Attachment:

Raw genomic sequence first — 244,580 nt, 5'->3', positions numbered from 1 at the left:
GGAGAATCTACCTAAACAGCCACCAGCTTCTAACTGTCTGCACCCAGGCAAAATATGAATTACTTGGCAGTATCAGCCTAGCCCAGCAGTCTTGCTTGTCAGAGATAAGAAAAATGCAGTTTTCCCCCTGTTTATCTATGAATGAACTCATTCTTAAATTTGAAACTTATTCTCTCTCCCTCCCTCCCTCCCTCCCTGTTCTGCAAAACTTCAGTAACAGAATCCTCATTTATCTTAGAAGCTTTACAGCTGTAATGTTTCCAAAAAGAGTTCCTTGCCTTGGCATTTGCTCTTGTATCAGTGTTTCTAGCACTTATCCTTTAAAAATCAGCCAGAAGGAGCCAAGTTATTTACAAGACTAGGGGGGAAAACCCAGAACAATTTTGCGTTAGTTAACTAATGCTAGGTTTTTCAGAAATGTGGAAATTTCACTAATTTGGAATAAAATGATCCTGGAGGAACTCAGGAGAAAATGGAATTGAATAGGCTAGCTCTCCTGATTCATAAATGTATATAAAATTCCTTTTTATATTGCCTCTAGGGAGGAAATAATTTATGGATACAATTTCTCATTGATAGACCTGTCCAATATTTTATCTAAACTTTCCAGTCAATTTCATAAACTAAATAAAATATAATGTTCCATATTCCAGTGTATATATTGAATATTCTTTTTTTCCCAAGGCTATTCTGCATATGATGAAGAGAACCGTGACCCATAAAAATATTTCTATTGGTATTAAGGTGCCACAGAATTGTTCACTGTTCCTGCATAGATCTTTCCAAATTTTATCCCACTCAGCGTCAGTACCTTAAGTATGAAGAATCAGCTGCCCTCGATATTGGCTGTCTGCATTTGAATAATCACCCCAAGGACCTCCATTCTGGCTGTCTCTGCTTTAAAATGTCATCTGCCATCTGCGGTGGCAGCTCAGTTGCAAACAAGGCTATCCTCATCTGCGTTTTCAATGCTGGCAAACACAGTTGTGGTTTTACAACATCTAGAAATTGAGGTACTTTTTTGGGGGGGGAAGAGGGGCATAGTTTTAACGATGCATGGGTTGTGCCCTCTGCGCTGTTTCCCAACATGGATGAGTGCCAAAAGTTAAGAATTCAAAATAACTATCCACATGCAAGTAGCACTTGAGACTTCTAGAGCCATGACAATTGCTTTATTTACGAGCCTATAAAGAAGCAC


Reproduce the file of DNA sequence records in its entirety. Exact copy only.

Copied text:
Raw genomic sequence first — 244,580 nt, 5'->3', positions numbered from 1 at the left:
GGAGAATCTACCTAAACAGCCACCAGCTTCTAACTGTCTGCACCCAGGCAAAATATGAATTACTTGGCAGTATCAGCCTAGCCCAGCAGTCTTGCTTGTCAGAGATAAGAAAAATGCAGTTTTCCCCCTGTTTATCTATGAATGAACTCATTCTTAAATTTGAAACTTATTCTCTCTCCCTCCCTCCCTCCCTCCCTGTTCTGCAAAACTTCAGTAACAGAATCCTCATTTATCTTAGAAGCTTTACAGCTGTAATGTTTCCAAAAAGAGTTCCTTGCCTTGGCATTTGCTCTTGTATCAGTGTTTCTAGCACTTATCCTTTAAAAATCAGCCAGAAGGAGCCAAGTTATTTACAAGACTAGGGGGGAAAACCCAGAACAATTTTGCGTTAGTTAACTAATGCTAGGTTTTTCAGAAATGTGGAAATTTCACTAATTTGGAATAAAATGATCCTGGAGGAACTCAGGAGAAAATGGAATTGAATAGGCTAGCTCTCCTGATTCATAAATGTATATAAAATTCCTTTTTATATTGCCTCTAGGGAGGAAATAATTTATGGATACAATTTCTCATTGATAGACCTGTCCAATATTTTATCTAAACTTTCCAGTCAATTTCATAAACTAAATAAAATATAATGTTCCATATTCCAGTGTATATATTGAATATTCTTTTTTTCCCAAGGCTATTCTGCATATGATGAAGAGAACCGTGACCCATAAAAATATTTCTATTGGTATTAAGGTGCCACAGAATTGTTCACTGTTCCTGCATAGATCTTTCCAAATTTTATCCCACTCAGCGTCAGTACCTTAAGTATGAAGAATCAGCTGCCCTCGATATTGGCTGTCTGCATTTGAATAATCACCCCAAGGACCTCCATTCTGGCTGTCTCTGCTTTAAAATGTCATCTGCCATCTGCGGTGGCAGCTCAGTTGCAAACAAGGCTATCCTCATCTGCGTTTTCAATGCTGGCAAACACAGTTGTGGTTTTACAACATCTAGAAATTGAGGTACTTTTTTGGGGGGGGAAGAGGGGCATAGTTTTAACGATGCATGGGTTGTGCCCTCTGCGCTGTTTCCCAACATGGATGAGTGCCAAAAGTTAAGAATTCAAAATAACTATCCACATGCAAGTAGCACTTGAGACTTCTAGAGCCATGACAATTGCTTTATTTACGAGCCTATAAAGAAGCAC